• He stayed in the home of “Phillip the evangelist” (v.8).  We were introduced to Phillip in Acts 6 (about 20 years earlier than the events in Acts 21) when he was chosen to be one of the seven helpers of the apostles in serving food to the widows.  In Acts 8 we see him preaching the good news to the Samaritans.  Verse 9 tells us that Phillip “had four virgin daughters who were prophetesses.”  As we have seen elsewhere in this study, the word “prophet” was used to describe someone who not only foretold future events but who told forth the word of God.  One writer says the word describes those who “had the gift of speaking for God utterances given them under the immediate direction of the Spirit.”  In other words, Phillip’s daughters were preachers!
  • Agabus, a prophet from the area of Jerusalem, joined the chorus of people who were raised up by the Lord to warn Paul that trouble awaited him in Jerusalem.  We met Agabus earlier in Acts (see Acts 11:28) when he prophesied that a famine would come to Judea causing great suffering among Christians.  As in Tyre, Paul interpreted this warning not as a prohibition from the Lord of going to Jerusalem but as intended to prepare him for what was ahead.  Paul was convinced the Holy Spirit was leading him to go to Jerusalem (see Acts 20:22).


From Caesarea to Jerusalem (Acts 21:15-16)

Jerusalem is 64 miles southeast of Caesarea.  The journey, either by foot or on horseback, probably took between two and three days.  Paul and his traveling companions were joined by some of the believers from Caesarea on this journey.  Perhaps they went to introduce Paul to Mnason in whose home they were to stay.  Mnason is described as “a disciple of long standing” (v.16).  This means he was probably one of the original Jerusalem Christians, perhaps converted on or near the Day of Pentecost.  This has led some to speculate that he was one of Luke’s sources for the events that occurred in the early days of Christianity.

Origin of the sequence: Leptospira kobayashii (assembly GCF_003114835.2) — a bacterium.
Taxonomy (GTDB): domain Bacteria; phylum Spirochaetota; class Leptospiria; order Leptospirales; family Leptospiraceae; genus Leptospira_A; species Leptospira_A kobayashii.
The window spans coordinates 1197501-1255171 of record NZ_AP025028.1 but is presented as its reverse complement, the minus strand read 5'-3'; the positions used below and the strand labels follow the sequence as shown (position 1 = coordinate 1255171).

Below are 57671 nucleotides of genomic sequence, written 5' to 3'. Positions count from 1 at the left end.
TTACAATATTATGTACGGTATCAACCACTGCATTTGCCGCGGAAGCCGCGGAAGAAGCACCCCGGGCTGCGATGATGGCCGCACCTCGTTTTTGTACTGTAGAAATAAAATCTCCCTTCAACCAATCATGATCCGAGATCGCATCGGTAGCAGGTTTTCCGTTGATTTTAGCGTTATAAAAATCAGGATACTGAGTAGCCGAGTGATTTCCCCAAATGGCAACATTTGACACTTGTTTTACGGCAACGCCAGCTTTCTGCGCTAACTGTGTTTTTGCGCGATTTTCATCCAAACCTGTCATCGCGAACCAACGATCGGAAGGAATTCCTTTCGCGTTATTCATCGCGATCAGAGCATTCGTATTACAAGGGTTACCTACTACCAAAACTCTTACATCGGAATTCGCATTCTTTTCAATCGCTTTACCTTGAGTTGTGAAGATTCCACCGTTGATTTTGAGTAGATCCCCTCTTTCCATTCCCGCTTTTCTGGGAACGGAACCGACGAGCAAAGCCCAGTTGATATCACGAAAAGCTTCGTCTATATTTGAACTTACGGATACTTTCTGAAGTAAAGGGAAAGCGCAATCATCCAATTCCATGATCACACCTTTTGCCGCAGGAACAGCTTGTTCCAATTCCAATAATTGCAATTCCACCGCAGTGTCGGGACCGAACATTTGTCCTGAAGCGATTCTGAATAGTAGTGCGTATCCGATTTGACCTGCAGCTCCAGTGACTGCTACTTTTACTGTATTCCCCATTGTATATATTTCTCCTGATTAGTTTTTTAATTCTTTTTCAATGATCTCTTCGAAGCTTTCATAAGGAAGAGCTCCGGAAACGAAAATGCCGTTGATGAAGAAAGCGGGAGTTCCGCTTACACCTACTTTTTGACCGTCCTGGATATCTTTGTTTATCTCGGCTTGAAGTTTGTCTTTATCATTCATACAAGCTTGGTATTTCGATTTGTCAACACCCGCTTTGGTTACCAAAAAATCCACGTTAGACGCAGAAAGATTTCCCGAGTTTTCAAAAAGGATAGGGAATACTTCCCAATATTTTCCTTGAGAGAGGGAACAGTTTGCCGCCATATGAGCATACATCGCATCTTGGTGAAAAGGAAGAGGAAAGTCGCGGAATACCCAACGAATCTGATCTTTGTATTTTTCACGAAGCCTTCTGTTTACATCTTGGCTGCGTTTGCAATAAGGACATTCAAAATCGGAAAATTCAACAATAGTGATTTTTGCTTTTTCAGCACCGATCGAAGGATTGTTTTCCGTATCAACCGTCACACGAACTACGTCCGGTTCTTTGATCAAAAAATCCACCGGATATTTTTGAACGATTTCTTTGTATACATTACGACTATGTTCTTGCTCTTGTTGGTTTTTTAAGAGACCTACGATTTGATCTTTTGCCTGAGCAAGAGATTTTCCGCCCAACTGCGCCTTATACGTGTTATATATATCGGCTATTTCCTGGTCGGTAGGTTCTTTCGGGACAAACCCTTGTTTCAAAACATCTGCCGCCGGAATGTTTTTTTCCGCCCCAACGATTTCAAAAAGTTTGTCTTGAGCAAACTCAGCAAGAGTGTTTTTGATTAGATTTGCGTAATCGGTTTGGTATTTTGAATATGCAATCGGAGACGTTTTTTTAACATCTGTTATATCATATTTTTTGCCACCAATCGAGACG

Paul’s Meeting with the Leader’s of the Jerusalem Church (Acts 21:17-26)

The James mentioned in verse 17 is the half-brother of Jesus who became one of the key leaders of the church in Jerusalem.  The fact that none of the other original apostles are mentioned may mean that by this time they had scattered to other parts of the world.  This meeting with leaders of the Jerusalem church included the following:

  • Verses 18-19a – A recounting by Paul of the way God had moved among the Gentiles in Asia and Greece and probably a presentation of the offering given by the Christians in Greece for the Christians in Judea.
  • Verses 19b-21 – An expression of concern about how the Jewish believers in Jerusalem would respond to Paul’s presence.  False rumors had been spread that Paul was urging Jews to forsake their religious traditions.
  • Verses 22-24 – The proposal from the church leaders to diffuse the situation.  They asked Paul to take a Nazarite vow of purification along with four other believers and to pay the expenses of the four in taking such a vow.  The process would take seven days and according to Numbers 6:14-15 would require two lambs, a ram, bread, cakes, and meat and drink offerings from each person.  So this process would require a substantial time and expense commitment from Paul.  Earlier in his life Paul may have balked at such a requirement.  But now, being older and more mellow, he saw the wisdom in the suggestion and agreed to do it.
  • Verse 25 confirms the original decision the church had made some years (see Acts 15) earlier concerning what to require from Gentile believers.
  • Verse 26 reports that Paul followed through on his commitment to undergo the rite of purification.




Practical Lessons from Acts 21:1-26:

    1. Following God’s will for one’s life is often difficult and demanding.  While the Lord led Paul to Jerusalem (Acts 20:22), He did not promise the reception there would be pleasant (Acts 21:11).
    2. We should actively seek the fellowship of other believers.  At virtually every stop along his journey Paul intentionally sought out the Christian community.
    3. We must be careful about placing limits on the people the Lord can and cannot use in ministry.  In an era when women were treated more like property than people, Phillip had four daughters who had been given by the Lord the gift of prophecy.
    4. Following Jesus is a life-long commitment.  Perseverance in the faith is what the Lord desires from us.  Phillip and Mnason are examples of two disciples who stayed committed for the long-term.
    5. We should go out of our way to accommodate other believers.  Paul did not have to take the purification vows but did so to foster peace in the fellowship.